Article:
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The efficacy of cognitive behavioral therapy for insomnia in a structured program of benzodiazepine withdrawal on cognitive function and sleep in the elderly: a pilot study.

Title:

The efficacy of cognitive behavioral therapy for insomnia in a structured program of benzodiazepine withdrawal on cognitive function and sleep in the elderly: a pilot study.

Salimi, Ali (2017) The efficacy of cognitive behavioral therapy for insomnia in a structured program of benzodiazepine withdrawal on cognitive function and sleep in the elderly: a pilot study. Masters thesis, Concordia University.

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Abstract

Background: Benzodiazepines are prescribed for anxiety and insomnia. In majority of cases, consumption of benzodiazepines becomes chronic and accompanies risks and comorbidities affecting a wide range of cognitive abilities. Cognitive behavioral therapy for insomnia (CBT-i) is the first line therapy for treating insomnia. Implementation of this therapy with benzodiazepine withdrawal programs can improve sleep quality and weaning success rate.
Objective: To evaluate the effect of CBT-i on cognition upon withdrawal from a prolonged benzodiazepine consumption for chronic insomnia.
Methods: 24 insomniacs aged 60 years or older, after undergoing a comprehensive sleep and cognitive evaluation, were randomly assigned into two groups of CBT-i (n=12) and waitlist (n=12). While both groups followed a structured and progressive benzodiazepine withdrawal program over 16 weeks, the CBT-i group additionally received 8 sessions of CBT-i therapy. At the end of the weaning program, both groups underwent the same sleep and cognitive evaluations.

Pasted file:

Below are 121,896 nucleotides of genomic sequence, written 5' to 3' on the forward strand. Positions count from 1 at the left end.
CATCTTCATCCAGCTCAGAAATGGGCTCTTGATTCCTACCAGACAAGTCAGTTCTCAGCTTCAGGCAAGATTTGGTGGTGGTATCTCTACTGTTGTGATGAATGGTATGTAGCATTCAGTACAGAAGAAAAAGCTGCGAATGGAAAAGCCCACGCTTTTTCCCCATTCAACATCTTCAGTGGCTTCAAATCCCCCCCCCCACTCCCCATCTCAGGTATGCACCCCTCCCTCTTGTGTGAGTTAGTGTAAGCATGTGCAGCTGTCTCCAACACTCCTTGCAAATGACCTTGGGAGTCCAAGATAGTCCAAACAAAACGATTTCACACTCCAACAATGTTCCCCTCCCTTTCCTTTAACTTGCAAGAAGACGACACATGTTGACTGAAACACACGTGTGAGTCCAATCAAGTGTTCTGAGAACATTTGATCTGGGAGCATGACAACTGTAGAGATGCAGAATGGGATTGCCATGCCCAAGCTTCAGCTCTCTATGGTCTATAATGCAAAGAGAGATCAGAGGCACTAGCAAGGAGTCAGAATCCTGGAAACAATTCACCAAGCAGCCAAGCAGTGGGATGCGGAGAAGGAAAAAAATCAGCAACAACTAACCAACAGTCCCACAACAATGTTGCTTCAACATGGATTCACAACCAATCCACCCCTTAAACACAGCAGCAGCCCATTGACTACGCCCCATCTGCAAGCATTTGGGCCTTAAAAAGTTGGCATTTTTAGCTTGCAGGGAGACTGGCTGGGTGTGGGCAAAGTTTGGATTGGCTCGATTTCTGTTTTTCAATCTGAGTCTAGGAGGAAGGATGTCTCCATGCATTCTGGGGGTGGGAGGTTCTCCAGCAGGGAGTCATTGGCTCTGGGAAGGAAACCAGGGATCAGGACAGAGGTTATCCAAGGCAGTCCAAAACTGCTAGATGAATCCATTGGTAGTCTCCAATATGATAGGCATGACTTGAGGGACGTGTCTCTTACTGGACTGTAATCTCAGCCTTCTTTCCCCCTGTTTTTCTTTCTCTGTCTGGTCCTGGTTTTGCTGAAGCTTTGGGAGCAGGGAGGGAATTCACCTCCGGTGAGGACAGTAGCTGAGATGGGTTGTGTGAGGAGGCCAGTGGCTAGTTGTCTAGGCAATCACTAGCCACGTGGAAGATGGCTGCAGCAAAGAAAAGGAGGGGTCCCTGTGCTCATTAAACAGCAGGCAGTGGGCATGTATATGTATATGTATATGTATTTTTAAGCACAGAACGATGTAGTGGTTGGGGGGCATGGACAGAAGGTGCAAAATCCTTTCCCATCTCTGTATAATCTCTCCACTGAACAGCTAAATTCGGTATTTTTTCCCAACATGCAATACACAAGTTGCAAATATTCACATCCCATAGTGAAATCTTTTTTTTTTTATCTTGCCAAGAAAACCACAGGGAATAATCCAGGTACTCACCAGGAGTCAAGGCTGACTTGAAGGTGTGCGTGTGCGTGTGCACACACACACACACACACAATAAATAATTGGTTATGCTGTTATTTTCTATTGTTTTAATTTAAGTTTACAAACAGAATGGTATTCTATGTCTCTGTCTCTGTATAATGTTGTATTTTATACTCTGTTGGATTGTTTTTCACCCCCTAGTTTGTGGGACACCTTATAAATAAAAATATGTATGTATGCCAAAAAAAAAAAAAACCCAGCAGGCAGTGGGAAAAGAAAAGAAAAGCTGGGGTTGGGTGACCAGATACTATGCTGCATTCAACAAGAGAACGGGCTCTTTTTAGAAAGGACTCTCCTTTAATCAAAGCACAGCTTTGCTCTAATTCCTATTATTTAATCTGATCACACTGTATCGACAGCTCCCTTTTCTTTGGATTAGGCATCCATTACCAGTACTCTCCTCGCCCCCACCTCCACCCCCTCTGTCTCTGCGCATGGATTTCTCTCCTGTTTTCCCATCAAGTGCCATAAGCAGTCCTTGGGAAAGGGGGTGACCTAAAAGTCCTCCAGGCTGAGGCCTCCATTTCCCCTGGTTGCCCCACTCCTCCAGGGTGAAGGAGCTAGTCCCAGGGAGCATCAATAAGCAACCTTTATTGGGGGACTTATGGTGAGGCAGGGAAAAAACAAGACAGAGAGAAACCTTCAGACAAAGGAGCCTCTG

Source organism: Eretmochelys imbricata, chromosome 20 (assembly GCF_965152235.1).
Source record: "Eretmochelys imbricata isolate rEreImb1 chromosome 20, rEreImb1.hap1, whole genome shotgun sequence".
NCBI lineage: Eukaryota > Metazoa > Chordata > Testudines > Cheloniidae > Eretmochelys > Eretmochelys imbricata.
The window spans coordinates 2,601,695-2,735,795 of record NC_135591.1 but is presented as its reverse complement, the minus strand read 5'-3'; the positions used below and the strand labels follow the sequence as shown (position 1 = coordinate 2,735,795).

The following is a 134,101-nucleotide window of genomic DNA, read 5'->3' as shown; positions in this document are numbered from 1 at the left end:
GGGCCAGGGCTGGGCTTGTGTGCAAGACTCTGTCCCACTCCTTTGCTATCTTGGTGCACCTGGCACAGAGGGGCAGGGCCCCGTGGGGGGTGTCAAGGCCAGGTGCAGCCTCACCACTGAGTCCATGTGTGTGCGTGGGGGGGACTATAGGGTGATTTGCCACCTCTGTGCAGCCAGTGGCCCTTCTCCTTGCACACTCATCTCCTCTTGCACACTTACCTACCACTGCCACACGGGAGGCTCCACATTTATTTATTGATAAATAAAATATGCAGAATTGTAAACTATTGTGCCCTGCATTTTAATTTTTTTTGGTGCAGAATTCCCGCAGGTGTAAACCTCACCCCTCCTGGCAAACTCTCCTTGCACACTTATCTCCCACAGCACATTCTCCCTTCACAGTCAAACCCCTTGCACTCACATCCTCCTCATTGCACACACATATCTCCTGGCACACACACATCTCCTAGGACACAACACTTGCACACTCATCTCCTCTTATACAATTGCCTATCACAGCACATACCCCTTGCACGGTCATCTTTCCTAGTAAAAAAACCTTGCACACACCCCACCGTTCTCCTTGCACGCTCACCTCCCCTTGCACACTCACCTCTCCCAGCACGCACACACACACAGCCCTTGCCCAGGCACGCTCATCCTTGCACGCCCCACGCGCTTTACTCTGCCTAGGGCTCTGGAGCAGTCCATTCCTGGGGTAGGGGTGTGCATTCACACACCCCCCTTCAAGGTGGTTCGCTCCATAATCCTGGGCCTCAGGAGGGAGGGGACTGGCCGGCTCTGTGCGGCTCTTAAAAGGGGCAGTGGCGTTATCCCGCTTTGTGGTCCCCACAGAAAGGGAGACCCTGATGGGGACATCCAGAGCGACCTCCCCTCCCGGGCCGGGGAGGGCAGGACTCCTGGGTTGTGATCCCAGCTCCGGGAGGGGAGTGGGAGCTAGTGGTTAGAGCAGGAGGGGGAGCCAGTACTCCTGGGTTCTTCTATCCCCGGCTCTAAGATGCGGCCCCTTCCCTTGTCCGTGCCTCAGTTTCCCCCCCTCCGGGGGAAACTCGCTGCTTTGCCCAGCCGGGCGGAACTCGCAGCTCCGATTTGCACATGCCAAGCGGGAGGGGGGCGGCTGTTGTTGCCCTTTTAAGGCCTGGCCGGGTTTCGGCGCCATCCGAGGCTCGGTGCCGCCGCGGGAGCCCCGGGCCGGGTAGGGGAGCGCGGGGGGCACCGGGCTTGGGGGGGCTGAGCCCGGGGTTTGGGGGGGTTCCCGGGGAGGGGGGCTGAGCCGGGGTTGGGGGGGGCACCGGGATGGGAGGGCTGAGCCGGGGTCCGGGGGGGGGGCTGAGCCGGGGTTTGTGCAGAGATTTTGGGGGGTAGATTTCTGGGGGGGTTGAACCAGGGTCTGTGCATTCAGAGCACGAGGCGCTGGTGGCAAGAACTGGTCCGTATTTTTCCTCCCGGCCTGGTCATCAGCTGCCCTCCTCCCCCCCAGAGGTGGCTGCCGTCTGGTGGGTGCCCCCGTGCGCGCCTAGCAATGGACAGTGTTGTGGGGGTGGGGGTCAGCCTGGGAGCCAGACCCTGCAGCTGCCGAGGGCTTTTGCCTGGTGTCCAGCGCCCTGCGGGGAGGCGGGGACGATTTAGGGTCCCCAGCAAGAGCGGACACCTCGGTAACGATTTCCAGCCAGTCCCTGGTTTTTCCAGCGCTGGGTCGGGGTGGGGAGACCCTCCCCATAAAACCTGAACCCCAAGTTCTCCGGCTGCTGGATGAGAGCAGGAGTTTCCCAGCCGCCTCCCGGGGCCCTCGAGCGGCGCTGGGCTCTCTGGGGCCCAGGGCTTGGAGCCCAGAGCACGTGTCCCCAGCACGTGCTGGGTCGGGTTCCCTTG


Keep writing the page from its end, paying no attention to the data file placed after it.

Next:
Results: All of sleep diary measures improved in the CBT-i group. Both groups showed improvements in insomnia severity index (p=0.000) and Pittsburgh Sleep Quality Index (p=0.002), while the latter improved more notably in the CBT-i group (p=0.014). Actigraphy, highlighted improved sleep efficiency (p=0.000) and decreased wake after sleep onset (p=0.008) in CBT-i group. The cognitive tests showed improvements in the reading speeds (time, p=0.000; score, p=0.006) and recall copying ability (p=0.040) of the CBT-i group.
Conclusion: This study, highlight the benefits of supplementing benzodiazepine withdrawal with CBT-i related to improvements in sleep quality, while also sheds some lights on its possible effects on cognition.

Divisions:Concordia University > Faculty of Arts and Science > Exercise Science
Item Type:Thesis (Masters)
Authors:Salimi, Ali
Institution:Concordia University
Degree Name:M. Sc.
Program:Exercise Science
Date:16 December 2017
Thesis Supervisor(s):Dang-Vu, Thien Thanh
ID Code:983317
Deposited By: ALI SALIMI
Deposited On:11 Jun 2018 03:46
Last Modified:11 Jun 2018 03:46
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